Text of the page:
The Project Runway premiere is just over a week away, and if you're anything like me then you are more than anxious to get your Runway fix again.
Jack Mackenroth is one of the new designers who initially caught my eye. Then he caught my interest as I heard more about his background as a medalist in multiple Gay Olympic games, his openness about being an HIV-positive man, and about being a Seattle native. (Got to root for our own, Seattle!) He is designing his own line of mens shirts and pants, as well as a memoir about his life experiences.
Jack agreed to do a little Q&A with Hunk du Jour about his life leading up to Runway -- and kept his lips sealed about what we can expect in the new season (premieres November 14th, 2007 on Bravo.)
For more information about Jack, read our full interview after the jump and then check out his new website, jackmackenroth.com!
Hunk du Jour: What was your auditioning experience like for the latest season of Project Runway?
Jack Mackenroth: The audition process is very elaborate. They need to make sure that you have a clear design point of view and that you have the necessary skills to handle the challenges. You need to be able to illustrate, pattern draft, sew, drape and know your fabrics all while looking pretty and be interesting. Personally for me the process was fairly positive. Tim thought I could push the envelope with my designs because my aesthetic is very classic. Laura Bennett was the guest judge and she totally "got" me so I think she helped me get to the next round. Truthfully I was a sweaty, panicky mess the whole time. I had auditioned the previous season and was told "maybe" so I was nervous as hell.
HdJ: Where were you when you found out you were selected? How did you celebrate?
JM: I got the call when I was walking down the street in Manhattan. It's a very surreal experience because you want to scream and tell the world but because of the air tight confidentiality agreement you cant tell anyone. Basically I just said "shut up!" to the person from Bravo and then I hung up and jumped up and down for about 30 seconds like a freak.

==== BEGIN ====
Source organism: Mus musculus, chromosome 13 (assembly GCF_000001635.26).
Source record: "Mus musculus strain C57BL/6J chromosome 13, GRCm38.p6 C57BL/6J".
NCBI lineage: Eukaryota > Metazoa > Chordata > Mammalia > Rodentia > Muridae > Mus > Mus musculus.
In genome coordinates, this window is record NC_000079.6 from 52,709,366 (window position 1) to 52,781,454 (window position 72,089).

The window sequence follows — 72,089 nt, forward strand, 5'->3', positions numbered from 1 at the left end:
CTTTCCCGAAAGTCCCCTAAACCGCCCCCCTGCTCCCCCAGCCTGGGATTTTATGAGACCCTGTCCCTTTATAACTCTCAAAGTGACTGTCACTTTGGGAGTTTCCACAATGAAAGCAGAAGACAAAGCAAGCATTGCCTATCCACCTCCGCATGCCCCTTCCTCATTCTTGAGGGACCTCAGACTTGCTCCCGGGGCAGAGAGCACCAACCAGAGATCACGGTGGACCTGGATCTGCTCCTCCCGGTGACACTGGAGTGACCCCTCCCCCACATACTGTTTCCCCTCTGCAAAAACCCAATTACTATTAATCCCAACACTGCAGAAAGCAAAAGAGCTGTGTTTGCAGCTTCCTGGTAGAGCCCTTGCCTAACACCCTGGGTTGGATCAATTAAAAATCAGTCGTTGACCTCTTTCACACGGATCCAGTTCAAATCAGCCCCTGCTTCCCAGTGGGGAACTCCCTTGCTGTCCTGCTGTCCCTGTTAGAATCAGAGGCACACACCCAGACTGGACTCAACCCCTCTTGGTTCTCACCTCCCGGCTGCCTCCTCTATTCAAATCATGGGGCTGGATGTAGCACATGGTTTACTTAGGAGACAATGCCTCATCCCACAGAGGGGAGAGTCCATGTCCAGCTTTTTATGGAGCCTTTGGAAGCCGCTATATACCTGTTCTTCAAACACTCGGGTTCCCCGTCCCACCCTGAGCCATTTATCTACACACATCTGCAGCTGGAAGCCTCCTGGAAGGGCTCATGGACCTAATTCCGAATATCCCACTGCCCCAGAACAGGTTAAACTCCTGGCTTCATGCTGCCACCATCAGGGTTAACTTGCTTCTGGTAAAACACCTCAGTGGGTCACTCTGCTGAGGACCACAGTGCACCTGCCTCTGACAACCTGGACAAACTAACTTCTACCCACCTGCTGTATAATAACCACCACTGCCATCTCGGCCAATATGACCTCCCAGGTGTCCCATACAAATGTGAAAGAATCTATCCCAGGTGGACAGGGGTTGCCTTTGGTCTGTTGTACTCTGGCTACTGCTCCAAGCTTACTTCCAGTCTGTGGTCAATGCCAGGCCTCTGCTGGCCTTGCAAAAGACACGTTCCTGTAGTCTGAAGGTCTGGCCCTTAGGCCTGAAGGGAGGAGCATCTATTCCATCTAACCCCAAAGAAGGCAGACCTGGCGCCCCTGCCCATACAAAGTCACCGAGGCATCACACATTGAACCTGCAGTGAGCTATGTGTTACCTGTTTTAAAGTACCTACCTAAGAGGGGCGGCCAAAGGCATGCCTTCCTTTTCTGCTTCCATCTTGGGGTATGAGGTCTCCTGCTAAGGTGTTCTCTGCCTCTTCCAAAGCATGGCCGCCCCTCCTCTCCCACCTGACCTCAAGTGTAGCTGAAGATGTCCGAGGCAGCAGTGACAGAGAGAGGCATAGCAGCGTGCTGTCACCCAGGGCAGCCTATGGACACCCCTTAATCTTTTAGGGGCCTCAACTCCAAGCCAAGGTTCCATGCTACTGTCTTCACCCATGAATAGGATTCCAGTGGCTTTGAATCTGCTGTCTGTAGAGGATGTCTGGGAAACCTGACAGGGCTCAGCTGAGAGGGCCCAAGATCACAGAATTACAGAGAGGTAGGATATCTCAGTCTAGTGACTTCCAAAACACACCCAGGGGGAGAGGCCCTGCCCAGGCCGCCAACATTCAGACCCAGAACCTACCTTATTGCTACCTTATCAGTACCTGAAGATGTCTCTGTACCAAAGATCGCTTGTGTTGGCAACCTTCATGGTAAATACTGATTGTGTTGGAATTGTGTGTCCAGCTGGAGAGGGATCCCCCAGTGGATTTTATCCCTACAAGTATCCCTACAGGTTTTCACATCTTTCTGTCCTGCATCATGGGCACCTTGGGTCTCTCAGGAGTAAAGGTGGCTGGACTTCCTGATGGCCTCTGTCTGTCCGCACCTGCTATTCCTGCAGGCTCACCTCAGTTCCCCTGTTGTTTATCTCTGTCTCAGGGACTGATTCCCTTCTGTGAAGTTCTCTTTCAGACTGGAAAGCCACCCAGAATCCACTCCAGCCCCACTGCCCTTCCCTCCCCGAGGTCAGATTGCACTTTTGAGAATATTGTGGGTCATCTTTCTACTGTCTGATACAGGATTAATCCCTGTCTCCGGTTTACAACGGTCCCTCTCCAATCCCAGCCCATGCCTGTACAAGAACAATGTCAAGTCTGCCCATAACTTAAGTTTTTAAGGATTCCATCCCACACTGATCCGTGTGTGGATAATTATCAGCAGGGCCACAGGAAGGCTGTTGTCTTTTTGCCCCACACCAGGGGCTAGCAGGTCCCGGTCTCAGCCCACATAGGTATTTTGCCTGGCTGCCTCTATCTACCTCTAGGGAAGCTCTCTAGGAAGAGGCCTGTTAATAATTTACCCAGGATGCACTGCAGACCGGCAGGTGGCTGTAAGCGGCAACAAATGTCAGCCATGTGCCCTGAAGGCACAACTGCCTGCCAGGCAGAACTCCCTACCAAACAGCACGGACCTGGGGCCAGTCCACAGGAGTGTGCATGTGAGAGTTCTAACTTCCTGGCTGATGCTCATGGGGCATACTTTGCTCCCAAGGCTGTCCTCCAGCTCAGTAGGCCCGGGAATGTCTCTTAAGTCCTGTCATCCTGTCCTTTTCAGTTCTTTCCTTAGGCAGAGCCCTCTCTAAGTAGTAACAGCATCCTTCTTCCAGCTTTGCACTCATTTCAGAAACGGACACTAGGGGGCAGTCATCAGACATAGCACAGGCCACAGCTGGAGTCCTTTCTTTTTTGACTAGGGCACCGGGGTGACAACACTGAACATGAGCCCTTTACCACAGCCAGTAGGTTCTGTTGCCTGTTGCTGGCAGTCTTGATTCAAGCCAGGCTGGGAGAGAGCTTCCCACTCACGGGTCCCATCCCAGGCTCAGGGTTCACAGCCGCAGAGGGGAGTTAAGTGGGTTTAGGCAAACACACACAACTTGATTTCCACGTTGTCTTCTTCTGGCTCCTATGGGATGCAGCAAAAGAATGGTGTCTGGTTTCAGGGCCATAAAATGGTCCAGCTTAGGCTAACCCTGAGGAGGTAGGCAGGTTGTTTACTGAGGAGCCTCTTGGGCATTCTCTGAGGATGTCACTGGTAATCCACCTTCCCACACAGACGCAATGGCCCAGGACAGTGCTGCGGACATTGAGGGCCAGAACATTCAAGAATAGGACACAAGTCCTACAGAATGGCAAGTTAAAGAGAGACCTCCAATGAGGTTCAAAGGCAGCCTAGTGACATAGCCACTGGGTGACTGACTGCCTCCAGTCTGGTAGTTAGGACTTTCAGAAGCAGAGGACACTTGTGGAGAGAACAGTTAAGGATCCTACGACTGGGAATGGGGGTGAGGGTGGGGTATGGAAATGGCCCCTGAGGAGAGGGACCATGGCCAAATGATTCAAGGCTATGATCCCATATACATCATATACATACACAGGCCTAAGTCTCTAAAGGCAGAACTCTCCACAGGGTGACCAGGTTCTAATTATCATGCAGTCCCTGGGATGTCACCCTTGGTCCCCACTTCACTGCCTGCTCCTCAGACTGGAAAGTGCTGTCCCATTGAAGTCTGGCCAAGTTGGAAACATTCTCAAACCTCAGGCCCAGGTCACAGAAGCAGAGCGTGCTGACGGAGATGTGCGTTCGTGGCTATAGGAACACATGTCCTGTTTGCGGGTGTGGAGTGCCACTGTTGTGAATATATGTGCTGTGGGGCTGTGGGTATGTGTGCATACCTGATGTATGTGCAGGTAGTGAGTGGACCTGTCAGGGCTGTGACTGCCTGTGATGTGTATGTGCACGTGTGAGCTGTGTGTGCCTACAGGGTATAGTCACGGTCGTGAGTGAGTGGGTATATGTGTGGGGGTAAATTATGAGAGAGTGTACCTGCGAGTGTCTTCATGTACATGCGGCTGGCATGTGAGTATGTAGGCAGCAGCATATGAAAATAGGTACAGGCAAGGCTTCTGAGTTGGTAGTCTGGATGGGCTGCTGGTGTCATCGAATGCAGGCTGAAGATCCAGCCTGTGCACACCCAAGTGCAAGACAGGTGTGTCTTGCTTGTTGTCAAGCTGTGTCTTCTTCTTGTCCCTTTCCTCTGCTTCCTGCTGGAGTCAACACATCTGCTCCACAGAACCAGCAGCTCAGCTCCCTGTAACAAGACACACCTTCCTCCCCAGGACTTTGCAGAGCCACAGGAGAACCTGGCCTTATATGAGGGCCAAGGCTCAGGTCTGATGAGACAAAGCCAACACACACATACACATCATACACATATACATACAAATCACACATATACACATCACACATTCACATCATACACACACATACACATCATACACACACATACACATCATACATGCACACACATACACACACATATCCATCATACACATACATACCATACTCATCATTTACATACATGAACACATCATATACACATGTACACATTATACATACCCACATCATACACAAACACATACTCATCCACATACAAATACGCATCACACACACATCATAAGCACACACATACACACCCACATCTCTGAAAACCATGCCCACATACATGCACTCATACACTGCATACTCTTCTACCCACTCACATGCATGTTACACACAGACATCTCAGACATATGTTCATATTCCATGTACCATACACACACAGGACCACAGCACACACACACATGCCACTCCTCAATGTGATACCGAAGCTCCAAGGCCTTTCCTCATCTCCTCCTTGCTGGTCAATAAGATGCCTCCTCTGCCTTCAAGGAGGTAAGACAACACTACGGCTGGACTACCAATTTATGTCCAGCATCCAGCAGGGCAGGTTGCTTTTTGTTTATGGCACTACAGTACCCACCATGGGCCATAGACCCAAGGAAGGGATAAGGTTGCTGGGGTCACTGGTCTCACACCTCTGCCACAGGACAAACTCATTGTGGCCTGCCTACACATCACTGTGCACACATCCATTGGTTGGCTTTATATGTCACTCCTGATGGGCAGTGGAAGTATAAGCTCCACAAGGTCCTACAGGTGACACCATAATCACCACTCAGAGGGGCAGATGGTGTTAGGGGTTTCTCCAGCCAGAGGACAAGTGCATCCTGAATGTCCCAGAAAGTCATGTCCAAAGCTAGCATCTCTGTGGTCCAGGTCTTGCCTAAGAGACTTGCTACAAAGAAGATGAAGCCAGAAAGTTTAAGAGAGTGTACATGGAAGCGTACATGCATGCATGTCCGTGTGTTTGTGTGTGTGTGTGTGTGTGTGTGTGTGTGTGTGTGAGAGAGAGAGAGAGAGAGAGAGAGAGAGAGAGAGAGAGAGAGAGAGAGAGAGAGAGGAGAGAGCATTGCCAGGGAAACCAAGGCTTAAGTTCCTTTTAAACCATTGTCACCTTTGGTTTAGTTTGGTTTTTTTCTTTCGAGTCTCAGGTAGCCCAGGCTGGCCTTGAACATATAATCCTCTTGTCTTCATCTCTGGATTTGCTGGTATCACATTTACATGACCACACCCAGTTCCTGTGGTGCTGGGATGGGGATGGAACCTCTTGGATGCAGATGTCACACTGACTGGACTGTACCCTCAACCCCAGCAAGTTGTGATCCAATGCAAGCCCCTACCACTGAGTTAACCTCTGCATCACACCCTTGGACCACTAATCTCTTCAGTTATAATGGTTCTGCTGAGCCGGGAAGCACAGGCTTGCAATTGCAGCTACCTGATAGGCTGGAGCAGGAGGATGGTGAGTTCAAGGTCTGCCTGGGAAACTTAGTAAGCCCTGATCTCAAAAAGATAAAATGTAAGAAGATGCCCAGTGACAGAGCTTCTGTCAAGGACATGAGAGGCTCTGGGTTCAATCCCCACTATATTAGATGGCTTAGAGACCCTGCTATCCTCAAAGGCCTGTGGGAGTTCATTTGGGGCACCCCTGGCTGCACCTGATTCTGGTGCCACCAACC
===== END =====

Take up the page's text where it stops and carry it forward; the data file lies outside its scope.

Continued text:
HdJ: Are you a fan of the show already? Which of the previous seasons' designers do you relate to professionally? Which do you relate to personally?
JM: I was a HUGE fan of the show already. Honestly I think it's the best show on TV. I have all the DVDs and I watch the reruns on TV all the time. I wanted to be on it from the first episode but I didn't think I could because it's a women's wear show. Once I saw Emmett on season 2 I knew there was a chance because he was primarily a men's designer like me.
JM: As far as designers I related to---I think my personality is a cross between Nick Verreos and Robert Best. I'm kind of sassy but not mean spirited (I hope.)
JM: Professionally I guess Emmett McCarthy would be the closest to me in terms of his career experience.
HdJ: Why did you want to participate in the show?
JM: I wanted to be on the show because I love it first of all--but I had reached a point in my career where I was making really good money but the job was creatively boring. I think the public has this false idea that all designers sit around and play with beautiful fabrics all day and kiki with top models. In truth the majority of designers aren't making oscar gowns. We are designing for Macy's and Target and the general public. My days were spent drawing on the computer and sending emails. I wanted to open a new chapter in my life and get back to creativity. I wanted to rediscover what I loved about designing clothes.
HdJ: You've been an active participant in the past five Gay Games competitions. How has your participation in the games shaped your life?